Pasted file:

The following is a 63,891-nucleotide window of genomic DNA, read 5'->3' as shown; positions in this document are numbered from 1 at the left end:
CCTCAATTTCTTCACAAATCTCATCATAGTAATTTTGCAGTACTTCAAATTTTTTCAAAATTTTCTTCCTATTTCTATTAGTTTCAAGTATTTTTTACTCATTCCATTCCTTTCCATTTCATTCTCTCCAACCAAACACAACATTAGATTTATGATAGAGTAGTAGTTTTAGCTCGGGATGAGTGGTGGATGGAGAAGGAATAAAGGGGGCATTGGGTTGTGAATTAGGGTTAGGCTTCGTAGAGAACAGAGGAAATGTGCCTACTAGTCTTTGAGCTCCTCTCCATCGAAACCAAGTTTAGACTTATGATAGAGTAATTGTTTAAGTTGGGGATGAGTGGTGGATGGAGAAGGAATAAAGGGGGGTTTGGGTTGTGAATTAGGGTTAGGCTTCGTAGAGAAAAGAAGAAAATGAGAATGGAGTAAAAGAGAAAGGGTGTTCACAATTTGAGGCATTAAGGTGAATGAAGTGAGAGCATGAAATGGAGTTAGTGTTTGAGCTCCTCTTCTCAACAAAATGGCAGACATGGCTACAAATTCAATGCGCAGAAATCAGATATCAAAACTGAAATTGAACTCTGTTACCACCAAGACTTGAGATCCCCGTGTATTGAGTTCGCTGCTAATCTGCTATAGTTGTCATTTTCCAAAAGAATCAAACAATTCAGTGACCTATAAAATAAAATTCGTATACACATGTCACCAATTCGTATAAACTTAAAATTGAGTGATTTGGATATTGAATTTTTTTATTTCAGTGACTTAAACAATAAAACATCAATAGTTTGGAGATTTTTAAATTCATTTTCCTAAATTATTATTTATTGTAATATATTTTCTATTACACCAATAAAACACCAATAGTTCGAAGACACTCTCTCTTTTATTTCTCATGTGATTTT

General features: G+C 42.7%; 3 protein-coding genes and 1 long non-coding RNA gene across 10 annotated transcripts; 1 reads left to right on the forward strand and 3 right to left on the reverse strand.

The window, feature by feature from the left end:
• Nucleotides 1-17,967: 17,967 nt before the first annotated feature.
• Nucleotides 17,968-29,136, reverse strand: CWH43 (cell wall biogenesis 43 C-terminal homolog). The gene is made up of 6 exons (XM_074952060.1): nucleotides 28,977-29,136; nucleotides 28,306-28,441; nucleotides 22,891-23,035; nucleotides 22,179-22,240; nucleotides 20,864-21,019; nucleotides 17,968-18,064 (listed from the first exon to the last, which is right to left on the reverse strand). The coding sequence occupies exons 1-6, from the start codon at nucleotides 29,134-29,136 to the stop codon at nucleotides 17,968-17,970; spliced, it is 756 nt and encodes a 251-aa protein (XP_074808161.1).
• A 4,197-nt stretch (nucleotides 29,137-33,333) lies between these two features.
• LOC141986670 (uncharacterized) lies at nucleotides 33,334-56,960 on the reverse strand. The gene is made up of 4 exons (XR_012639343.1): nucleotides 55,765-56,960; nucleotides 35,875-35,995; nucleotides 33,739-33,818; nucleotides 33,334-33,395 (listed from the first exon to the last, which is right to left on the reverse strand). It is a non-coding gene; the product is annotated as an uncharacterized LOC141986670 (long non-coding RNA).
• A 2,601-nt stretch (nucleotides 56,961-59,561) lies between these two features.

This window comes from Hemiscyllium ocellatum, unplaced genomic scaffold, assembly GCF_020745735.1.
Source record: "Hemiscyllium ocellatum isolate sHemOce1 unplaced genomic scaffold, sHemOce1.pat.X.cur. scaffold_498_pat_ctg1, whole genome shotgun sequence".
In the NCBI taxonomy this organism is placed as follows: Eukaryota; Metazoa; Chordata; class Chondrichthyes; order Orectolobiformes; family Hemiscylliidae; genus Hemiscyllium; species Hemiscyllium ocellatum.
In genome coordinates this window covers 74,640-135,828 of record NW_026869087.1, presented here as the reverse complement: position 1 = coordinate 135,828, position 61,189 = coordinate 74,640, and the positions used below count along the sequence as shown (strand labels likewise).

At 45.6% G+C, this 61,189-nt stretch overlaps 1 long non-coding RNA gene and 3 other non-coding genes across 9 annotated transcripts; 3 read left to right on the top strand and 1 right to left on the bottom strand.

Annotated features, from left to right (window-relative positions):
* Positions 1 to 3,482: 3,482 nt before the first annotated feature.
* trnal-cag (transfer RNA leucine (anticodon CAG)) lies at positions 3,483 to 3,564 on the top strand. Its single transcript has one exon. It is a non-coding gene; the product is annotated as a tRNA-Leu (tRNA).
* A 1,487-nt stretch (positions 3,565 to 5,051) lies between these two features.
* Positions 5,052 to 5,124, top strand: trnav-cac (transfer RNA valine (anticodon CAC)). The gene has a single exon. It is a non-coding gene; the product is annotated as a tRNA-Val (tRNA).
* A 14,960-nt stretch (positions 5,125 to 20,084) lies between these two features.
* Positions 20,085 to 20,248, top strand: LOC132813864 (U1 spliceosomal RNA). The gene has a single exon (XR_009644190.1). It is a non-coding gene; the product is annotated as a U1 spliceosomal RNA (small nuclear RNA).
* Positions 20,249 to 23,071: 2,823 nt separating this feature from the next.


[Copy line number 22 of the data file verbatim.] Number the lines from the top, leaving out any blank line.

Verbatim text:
* Positions 20,249 to 23,071: 2,823 nt separating this feature from the next.